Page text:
For one of our customers selling a niche product, this is a big problem. In December, Amazon's average fee for her product (which sells for $7.99) was $3.60. In March, that rose to $3.90, forcing her to give nearly 50% of each sale to Amazon in fees. This business also has to deal with an added "pick-and-pack" shipping fee. That means if a customer buys several units of her product rather than just one, Amazon charges yet another fee for each additional unit purchased.
The biggest problem with Amazon's fee structure is that it makes a lot of products unprofitable for small merchants. This can cause some SMBs to sink or jump ship.
It's David vs Goliath (and guess who's winning?)
All eyes are on Washington right now as the Marketplace Fairness Act (MFA) legislation navigates the hurdles of becoming a law (or getting shot down). In a nutshell, if passed into law, the MFA would let states compel online retailers to collect sales tax no matter where they are located. Right now, online sellers are only required to charge tax in states where they have a physical presence.
It's an attempt to level the playing field between brick-and-mortar stores and online retailers. But it's a well-meaning misstep. While the legislation would only apply to businesses making more than $1 million in out-of-state revenue, it would be crippling to small business owners, most of whom lack the resources to file tax returns in 45 additional states every month. These "millionaire" businesses actually operate at margins of only 10-20%, so their real income and ability to cover these incremental operating costs are comparatively low.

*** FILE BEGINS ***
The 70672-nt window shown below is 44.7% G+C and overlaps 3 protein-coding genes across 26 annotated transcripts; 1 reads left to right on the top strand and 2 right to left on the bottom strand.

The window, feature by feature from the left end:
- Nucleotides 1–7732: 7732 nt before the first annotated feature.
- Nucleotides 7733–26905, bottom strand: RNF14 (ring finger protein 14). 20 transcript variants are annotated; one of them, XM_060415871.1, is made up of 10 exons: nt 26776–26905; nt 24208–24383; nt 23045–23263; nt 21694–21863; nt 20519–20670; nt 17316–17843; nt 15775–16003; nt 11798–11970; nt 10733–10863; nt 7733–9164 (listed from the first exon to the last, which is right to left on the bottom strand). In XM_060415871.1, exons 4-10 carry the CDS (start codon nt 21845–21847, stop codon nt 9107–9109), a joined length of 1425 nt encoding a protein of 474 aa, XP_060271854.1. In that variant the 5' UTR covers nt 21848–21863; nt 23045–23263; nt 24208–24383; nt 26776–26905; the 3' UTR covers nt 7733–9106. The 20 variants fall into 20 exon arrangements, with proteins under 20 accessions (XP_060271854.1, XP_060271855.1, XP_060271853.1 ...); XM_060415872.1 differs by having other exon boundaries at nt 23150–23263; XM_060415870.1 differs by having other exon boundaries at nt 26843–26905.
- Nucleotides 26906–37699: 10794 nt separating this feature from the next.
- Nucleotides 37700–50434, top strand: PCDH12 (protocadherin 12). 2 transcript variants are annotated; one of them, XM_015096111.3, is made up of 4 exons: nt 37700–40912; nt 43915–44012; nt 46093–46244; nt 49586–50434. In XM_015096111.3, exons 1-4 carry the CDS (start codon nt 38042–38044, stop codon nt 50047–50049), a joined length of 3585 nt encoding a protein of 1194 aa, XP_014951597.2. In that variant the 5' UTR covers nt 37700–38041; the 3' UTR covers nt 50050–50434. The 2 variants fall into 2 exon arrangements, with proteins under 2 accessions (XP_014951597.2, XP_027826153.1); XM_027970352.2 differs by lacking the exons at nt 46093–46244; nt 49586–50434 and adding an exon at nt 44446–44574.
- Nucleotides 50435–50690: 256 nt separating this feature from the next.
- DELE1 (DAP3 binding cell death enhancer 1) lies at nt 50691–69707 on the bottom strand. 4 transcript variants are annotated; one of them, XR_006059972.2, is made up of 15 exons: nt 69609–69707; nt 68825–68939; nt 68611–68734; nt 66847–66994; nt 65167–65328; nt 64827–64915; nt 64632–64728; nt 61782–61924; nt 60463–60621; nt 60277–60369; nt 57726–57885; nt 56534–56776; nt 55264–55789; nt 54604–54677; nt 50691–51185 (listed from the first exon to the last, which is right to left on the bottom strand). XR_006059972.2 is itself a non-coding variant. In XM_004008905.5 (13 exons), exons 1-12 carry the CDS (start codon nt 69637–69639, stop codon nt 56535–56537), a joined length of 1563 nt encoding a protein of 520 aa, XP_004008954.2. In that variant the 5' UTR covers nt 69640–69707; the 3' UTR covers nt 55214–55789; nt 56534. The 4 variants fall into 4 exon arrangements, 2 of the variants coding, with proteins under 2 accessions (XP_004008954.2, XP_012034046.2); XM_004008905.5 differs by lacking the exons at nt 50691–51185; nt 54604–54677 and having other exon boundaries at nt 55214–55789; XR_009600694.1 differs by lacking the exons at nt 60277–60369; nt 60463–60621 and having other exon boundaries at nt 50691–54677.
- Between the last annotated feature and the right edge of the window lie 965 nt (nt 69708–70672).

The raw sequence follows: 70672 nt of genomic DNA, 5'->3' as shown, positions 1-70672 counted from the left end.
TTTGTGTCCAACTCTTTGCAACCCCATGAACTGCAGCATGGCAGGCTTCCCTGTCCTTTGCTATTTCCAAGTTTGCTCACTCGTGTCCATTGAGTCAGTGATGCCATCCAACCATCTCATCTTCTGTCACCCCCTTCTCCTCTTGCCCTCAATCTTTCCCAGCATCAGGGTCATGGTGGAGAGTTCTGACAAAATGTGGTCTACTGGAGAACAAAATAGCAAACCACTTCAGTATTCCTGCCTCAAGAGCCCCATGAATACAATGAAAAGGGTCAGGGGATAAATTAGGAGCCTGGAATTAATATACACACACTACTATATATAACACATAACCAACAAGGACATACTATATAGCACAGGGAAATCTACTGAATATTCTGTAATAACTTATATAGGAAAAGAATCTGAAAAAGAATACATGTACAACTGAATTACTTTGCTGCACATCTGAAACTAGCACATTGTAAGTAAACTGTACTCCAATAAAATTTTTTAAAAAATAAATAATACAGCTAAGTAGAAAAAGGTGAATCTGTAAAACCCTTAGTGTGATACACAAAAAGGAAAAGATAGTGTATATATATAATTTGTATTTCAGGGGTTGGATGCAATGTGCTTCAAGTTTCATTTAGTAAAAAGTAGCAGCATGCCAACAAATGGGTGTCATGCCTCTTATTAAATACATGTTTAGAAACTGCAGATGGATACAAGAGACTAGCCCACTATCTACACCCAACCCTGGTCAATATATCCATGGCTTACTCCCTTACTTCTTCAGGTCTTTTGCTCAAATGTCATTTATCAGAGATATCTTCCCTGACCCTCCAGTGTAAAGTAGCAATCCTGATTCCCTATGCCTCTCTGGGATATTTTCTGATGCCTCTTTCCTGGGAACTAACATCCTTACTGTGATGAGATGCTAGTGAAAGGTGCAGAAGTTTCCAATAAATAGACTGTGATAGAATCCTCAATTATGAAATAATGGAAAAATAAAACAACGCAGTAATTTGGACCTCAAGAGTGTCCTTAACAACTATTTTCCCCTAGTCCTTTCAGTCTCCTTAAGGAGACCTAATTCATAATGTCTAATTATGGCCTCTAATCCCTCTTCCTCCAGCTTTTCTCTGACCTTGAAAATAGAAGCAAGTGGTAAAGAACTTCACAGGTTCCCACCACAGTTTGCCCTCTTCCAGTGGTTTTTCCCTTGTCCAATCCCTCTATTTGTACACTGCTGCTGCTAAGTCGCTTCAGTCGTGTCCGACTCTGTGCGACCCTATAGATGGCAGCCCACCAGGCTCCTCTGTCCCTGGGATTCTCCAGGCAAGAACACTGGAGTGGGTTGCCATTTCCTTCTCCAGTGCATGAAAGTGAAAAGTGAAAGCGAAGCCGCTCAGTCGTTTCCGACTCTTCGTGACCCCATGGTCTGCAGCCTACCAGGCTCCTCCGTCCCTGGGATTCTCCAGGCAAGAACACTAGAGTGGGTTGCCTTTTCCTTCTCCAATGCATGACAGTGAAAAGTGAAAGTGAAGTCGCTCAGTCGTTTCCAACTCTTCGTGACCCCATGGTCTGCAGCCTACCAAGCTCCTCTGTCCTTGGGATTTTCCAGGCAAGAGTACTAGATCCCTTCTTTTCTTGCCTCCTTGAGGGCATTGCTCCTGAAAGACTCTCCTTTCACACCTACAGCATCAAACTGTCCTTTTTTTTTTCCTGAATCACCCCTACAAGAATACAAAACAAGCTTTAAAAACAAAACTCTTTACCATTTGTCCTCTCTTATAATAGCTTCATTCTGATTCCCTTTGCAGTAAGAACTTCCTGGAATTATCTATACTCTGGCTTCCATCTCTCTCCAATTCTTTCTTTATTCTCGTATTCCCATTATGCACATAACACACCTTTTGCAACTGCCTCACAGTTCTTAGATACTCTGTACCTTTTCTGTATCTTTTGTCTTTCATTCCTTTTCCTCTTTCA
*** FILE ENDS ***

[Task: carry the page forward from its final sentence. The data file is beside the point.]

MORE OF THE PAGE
Amazon is spending big bucks to support the proposed legislation. It's a smart move for them, but a potential catastrophe for small businesses. Basically, the company wants the best of both worlds -- they grew so large so quickly in part because they didn't have to pay sales tax on purchases made in states where they didn't have a physical presence. But now, as they build more warehouses (taxable presences) across the nation to ship orders faster, they want everyone else to pay taxes, too -- and forcing all e-tailers to spend time and money to comply would crush Amazon's smaller competitors. Of course those administrative costs wouldn't even be a blip on the Bezos radar.
I believe it's important to strike a balance. Yes, Amazon is good for reaching a broader audience, but it can't be the exclusive model you use to market and sell your product, especially when it's clear they aren't operating in your favor. Taking control and launching your own e-commerce website is the best way to stay afloat. That way you can manage all aspects of your store and your brand (and even integrate and manage your Amazon, eBay and other selling channels) on one single platform. You don't have to pull the cord completely on Amazon, but throwing all your eggs in one basket is dangerous for an organization with already thin margins.
Take a stand. Control your brand. Make a profit selling your product. Pay your dues, but nothing more.